These terminated workers have been rehired, and approximately 300-400 workers have returned to their jobs. However, their reinstatement came with several conditions. 

Several workers, speaking anonymously, shared details about the conditions. They mentioned that their previous experience would not be recognized, and the pending salaries for previous months would not be paid since it was considered a fresh start.

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The matter went to court and is still under judicial review. The state government has requested the involvement of the central government in the matter, leading the court to direct the central government to be a party in the case.

Government doesn't pay the rent for Anganwadi centers on time

When The Mooknayak visited the Alipur Project of Anganwadi, it discovered that the government does not pay the rent for these centers on time. Present workers, who wished to remain anonymous, provided detailed information about this issue.

There are many centers in Delhi whose rent was not paid by the Delhi government for the entire year of 2022.

Usually, the supervisor of the area is responsible for finding a place to rent for running the center, but supervisors often pass this responsibility onto the Anganwadi workers and helpers.

Consequently, these workers have to search for a suitable rental place in their respective areas. They are then responsible for setting up the place as an Anganwadi center by arranging suitable charts and fulfilling other requirements related to food and educating the children.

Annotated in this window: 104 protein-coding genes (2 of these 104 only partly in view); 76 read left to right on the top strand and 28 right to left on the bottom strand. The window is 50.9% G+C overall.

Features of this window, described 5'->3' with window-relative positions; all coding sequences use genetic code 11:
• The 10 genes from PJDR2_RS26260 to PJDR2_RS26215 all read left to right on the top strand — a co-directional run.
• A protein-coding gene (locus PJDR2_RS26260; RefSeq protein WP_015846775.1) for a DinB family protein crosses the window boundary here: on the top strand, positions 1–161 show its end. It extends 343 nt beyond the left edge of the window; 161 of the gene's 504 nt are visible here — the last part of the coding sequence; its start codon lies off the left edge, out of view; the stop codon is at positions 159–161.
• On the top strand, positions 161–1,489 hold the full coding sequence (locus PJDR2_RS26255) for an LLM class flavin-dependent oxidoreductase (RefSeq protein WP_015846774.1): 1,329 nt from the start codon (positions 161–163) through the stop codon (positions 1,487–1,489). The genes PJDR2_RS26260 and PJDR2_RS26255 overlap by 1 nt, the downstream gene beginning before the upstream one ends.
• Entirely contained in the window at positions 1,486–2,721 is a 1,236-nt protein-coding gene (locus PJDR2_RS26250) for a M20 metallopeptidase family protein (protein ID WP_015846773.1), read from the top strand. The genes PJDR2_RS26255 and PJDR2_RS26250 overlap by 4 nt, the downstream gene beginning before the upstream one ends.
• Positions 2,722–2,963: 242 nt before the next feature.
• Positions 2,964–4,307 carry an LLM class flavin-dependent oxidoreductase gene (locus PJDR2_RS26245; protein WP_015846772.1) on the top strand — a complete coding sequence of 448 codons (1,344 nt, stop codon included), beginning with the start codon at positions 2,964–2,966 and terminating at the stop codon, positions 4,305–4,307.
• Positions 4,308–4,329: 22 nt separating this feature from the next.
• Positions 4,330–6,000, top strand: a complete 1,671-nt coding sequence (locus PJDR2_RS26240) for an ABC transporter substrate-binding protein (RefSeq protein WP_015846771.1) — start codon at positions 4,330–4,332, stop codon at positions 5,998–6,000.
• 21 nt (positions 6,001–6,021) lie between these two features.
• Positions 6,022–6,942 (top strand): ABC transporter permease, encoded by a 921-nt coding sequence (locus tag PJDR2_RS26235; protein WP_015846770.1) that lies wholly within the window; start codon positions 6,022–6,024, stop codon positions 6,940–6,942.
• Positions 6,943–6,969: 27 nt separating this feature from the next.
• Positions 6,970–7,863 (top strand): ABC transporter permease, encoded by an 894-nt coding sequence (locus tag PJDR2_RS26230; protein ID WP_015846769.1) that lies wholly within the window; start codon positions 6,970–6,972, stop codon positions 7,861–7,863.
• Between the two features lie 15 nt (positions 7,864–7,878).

Problems faced by workers 

Last year, the Delhi government paid the rent in January 2023. During this period, Anganwadi workers faced various problems, including:

  • In some areas, workers had to pay the rent themselves, as the property owner would ask them to vacate if the rent was not paid for an extended period.

  • Workers had to find a new place to rent if the owner asked them to leave.

  • Workers had to convince the property owners that the rent would be paid soon.

This year, the rent for the centers is still pending from January to May 2023. The Delhi government is paying the rent after a long delay, and during this time, the workers have to deal with numerous challenges.

"We have to convince the landlord that the rent will be paid sooner or later, and sometimes the owner asks us to vacate, so we have to find another place to rent. We have to move everything all over again to the new place," said an Anganwadi worker.

Anganwadi workers are overloaded with work, treated like laborers

"We workers are working more than our designated hours. After the Anganwadi center hours, the supervisor asks us to maintain a register, which is essentially their job, but we have to do it anyway," said an Anganwadi worker who wished to remain anonymous, as she had been terminated before.